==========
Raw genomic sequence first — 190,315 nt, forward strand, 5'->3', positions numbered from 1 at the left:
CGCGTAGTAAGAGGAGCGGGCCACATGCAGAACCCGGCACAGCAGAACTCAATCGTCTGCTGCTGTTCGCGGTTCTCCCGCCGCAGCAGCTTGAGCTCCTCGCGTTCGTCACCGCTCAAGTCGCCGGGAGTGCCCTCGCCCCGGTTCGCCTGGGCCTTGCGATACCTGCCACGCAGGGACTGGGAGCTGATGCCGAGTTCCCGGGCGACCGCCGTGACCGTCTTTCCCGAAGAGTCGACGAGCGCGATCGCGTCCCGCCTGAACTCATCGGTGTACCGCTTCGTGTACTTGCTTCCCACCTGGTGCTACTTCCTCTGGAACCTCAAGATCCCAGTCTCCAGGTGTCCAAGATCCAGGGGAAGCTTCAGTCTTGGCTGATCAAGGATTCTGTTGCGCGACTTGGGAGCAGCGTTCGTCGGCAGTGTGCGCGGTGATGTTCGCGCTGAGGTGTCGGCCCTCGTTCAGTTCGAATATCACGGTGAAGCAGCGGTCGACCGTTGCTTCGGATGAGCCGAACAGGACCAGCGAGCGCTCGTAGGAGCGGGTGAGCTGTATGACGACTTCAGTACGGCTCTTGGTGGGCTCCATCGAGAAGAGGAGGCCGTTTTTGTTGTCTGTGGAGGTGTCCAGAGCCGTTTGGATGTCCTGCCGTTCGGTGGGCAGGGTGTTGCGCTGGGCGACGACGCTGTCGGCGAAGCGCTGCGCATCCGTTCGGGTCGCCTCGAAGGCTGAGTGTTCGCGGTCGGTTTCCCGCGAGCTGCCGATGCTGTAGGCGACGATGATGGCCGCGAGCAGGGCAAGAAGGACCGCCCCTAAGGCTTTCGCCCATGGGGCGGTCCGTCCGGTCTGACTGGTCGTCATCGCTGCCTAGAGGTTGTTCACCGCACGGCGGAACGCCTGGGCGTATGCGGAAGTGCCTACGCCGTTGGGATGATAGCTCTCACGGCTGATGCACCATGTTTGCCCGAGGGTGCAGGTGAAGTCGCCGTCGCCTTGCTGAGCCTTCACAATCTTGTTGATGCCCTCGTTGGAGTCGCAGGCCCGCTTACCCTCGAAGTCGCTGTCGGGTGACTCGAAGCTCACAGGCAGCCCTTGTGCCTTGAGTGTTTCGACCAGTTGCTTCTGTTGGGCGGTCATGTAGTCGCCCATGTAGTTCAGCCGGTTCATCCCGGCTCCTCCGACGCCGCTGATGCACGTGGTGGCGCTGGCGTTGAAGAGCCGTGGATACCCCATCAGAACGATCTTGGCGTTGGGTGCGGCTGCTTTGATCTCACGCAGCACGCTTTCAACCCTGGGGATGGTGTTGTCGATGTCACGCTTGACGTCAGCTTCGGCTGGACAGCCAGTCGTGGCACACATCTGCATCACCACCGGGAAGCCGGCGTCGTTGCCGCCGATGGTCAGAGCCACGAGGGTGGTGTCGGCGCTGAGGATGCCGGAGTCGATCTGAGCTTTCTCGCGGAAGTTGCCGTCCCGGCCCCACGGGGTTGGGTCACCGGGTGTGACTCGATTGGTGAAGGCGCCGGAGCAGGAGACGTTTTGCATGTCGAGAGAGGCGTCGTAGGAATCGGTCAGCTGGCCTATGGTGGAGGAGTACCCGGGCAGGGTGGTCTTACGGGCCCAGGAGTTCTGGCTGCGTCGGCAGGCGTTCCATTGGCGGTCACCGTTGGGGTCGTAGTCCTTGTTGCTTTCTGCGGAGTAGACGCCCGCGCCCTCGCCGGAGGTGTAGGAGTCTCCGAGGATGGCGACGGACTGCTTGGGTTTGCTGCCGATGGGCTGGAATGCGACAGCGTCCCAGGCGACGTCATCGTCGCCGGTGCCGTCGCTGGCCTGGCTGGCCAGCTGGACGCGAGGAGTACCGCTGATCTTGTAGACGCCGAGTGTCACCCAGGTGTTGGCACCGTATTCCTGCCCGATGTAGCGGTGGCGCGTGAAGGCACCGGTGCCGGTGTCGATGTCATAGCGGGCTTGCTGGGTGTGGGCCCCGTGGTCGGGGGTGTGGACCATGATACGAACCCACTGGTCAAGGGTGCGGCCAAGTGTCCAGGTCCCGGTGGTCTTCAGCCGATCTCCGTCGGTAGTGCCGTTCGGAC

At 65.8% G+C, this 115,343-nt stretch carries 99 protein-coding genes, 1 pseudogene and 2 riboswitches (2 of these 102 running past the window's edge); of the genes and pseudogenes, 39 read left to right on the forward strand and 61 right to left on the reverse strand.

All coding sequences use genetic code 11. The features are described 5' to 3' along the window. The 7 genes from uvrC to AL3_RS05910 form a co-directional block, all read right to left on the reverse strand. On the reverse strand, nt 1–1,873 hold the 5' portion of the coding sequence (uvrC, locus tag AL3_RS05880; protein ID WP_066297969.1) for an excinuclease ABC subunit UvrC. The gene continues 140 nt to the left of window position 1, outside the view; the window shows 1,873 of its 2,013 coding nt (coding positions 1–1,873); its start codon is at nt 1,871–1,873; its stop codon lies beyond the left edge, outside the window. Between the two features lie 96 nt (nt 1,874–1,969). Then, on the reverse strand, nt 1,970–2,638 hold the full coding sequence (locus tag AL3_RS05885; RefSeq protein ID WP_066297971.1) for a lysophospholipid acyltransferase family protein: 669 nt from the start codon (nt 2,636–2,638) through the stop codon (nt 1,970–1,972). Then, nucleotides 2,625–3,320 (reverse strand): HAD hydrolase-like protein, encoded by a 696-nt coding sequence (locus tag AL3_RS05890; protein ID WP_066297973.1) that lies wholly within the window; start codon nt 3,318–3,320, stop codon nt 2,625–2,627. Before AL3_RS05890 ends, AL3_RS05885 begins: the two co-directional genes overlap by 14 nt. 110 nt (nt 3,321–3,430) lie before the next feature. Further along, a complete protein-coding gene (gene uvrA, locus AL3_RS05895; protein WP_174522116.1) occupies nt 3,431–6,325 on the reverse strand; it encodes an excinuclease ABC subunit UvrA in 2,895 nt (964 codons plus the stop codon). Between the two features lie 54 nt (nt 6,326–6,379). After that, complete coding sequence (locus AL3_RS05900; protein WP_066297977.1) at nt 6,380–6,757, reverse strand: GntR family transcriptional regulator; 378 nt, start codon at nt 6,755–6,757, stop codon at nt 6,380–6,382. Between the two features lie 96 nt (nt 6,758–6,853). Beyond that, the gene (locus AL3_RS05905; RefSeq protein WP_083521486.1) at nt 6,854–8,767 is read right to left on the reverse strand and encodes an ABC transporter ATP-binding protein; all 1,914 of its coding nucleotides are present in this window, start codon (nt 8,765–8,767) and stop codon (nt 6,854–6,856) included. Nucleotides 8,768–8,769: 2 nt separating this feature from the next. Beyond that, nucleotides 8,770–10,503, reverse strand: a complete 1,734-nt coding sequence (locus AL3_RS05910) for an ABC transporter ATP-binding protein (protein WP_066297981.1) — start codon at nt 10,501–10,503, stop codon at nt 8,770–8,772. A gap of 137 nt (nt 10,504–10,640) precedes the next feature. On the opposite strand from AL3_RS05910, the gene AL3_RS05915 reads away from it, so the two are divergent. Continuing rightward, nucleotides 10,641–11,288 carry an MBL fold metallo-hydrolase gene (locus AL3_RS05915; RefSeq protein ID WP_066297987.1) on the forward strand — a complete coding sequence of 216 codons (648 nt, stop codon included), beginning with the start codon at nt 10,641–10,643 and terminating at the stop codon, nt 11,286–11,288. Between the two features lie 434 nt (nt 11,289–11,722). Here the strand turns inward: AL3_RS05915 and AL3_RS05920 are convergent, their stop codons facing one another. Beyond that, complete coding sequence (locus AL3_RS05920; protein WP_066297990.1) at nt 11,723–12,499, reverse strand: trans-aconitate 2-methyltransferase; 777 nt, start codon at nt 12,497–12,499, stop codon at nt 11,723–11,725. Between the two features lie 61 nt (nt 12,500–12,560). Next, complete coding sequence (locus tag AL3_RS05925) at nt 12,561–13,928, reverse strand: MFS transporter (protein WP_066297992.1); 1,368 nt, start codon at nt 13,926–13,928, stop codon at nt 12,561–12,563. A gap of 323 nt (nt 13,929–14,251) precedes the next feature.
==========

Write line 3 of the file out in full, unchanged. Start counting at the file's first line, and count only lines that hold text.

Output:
At 65.8% G+C, this 115,343-nt stretch carries 99 protein-coding genes, 1 pseudogene and 2 riboswitches (2 of these 102 running past the window's edge); of the genes and pseudogenes, 39 read left to right on the forward strand and 61 right to left on the reverse strand.